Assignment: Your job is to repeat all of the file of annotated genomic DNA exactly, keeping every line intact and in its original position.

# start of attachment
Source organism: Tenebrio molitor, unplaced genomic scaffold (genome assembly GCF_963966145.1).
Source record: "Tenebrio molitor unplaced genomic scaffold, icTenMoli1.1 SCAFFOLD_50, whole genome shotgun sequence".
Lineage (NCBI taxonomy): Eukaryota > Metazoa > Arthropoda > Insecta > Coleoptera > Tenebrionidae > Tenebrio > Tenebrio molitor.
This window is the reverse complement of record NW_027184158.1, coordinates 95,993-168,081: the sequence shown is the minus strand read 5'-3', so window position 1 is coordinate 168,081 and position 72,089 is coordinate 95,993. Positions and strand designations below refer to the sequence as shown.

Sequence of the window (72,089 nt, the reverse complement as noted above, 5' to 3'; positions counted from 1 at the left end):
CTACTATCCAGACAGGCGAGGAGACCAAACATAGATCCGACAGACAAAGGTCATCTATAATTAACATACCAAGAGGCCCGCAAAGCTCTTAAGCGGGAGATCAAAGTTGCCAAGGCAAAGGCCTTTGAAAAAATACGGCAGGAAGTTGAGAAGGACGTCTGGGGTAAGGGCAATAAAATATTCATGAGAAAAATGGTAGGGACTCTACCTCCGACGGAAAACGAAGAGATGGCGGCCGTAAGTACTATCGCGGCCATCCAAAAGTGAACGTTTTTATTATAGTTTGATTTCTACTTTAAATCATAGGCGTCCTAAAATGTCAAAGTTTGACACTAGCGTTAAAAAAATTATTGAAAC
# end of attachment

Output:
Source organism: Tenebrio molitor, unplaced genomic scaffold (genome assembly GCF_963966145.1).
Source record: "Tenebrio molitor unplaced genomic scaffold, icTenMoli1.1 SCAFFOLD_50, whole genome shotgun sequence".
Lineage (NCBI taxonomy): Eukaryota > Metazoa > Arthropoda > Insecta > Coleoptera > Tenebrionidae > Tenebrio > Tenebrio molitor.
This window is the reverse complement of record NW_027184158.1, coordinates 95,993-168,081: the sequence shown is the minus strand read 5'-3', so window position 1 is coordinate 168,081 and position 72,089 is coordinate 95,993. Positions and strand designations below refer to the sequence as shown.

Sequence of the window (72,089 nt, the reverse complement as noted above, 5' to 3'; positions counted from 1 at the left end):
CTACTATCCAGACAGGCGAGGAGACCAAACATAGATCCGACAGACAAAGGTCATCTATAATTAACATACCAAGAGGCCCGCAAAGCTCTTAAGCGGGAGATCAAAGTTGCCAAGGCAAAGGCCTTTGAAAAAATACGGCAGGAAGTTGAGAAGGACGTCTGGGGTAAGGGCAATAAAATATTCATGAGAAAAATGGTAGGGACTCTACCTCCGACGGAAAACGAAGAGATGGCGGCCGTAAGTACTATCGCGGCCATCCAAAAGTGAACGTTTTTATTATAGTTTGATTTCTACTTTAAATCATAGGCGTCCTAAAATGTCAAAGTTTGACACTAGCGTTAAAAAAATTATTGAAAC